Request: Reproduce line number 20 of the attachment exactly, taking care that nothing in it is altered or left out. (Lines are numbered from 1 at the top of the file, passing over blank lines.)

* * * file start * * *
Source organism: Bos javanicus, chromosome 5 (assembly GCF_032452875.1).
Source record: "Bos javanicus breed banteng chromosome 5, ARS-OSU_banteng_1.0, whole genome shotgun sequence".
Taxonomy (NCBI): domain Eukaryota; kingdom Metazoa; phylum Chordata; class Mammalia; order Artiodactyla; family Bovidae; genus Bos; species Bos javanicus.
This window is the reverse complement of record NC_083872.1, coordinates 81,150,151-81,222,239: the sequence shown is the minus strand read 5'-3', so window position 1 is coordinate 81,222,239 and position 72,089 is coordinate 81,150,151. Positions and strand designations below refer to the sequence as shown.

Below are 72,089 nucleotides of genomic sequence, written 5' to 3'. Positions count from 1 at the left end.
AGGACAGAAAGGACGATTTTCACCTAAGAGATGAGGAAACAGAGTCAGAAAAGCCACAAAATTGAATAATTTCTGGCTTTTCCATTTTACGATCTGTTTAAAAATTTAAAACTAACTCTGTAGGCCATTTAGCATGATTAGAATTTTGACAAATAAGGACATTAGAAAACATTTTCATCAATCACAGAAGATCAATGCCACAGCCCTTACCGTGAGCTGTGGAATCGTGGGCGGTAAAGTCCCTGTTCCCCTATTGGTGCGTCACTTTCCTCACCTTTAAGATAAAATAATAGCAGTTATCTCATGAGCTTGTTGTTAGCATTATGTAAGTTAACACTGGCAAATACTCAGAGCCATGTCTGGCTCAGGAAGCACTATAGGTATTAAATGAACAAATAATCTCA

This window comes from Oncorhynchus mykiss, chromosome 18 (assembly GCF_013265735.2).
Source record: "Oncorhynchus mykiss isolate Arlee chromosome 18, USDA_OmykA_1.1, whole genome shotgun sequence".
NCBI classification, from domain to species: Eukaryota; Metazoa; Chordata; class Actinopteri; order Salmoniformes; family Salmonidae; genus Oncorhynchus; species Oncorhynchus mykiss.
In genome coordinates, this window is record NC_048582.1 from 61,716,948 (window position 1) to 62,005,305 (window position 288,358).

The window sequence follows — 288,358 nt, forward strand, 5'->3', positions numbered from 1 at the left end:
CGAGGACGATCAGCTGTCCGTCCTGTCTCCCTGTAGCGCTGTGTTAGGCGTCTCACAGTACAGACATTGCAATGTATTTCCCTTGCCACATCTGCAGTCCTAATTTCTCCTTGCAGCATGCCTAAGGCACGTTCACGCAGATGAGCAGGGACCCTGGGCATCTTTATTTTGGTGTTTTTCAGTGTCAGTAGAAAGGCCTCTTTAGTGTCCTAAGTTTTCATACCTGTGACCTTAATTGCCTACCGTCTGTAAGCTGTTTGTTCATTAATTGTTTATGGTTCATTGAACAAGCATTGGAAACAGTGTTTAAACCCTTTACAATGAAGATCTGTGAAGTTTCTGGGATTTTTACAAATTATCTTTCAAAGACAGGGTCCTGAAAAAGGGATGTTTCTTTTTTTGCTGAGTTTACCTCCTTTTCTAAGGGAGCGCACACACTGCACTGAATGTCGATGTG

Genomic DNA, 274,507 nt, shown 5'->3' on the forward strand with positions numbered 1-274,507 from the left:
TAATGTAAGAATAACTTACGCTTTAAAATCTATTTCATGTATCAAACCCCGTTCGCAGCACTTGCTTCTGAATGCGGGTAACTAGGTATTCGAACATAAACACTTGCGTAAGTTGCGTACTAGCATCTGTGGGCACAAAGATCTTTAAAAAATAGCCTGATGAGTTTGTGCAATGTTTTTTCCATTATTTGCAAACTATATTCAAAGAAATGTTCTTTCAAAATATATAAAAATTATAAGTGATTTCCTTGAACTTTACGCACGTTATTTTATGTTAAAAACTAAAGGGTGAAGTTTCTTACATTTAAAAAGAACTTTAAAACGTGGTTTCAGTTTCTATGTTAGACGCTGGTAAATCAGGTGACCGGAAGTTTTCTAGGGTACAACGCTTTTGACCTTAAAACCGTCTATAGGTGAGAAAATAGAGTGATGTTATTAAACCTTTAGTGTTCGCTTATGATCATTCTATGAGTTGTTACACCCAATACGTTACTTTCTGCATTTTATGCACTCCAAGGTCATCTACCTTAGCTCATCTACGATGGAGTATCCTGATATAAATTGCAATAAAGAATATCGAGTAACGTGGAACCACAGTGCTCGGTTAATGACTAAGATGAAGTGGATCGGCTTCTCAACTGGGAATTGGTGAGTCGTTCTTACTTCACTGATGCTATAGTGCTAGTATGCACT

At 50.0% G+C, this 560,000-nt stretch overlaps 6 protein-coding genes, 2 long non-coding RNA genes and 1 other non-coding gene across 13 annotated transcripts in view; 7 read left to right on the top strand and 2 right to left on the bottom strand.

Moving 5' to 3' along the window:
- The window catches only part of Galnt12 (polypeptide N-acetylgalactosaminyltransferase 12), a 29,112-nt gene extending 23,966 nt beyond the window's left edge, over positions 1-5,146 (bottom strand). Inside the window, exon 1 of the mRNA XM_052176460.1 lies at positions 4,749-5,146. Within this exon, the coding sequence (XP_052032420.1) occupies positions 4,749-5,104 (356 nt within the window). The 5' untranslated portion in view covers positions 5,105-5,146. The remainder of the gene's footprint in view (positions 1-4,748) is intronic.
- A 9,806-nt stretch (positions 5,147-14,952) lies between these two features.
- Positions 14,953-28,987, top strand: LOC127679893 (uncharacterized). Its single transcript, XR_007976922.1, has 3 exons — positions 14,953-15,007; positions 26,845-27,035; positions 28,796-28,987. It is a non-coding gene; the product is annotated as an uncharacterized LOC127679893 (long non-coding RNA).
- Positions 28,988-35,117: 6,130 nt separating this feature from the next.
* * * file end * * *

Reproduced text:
- Positions 28,988-35,117: 6,130 nt separating this feature from the next.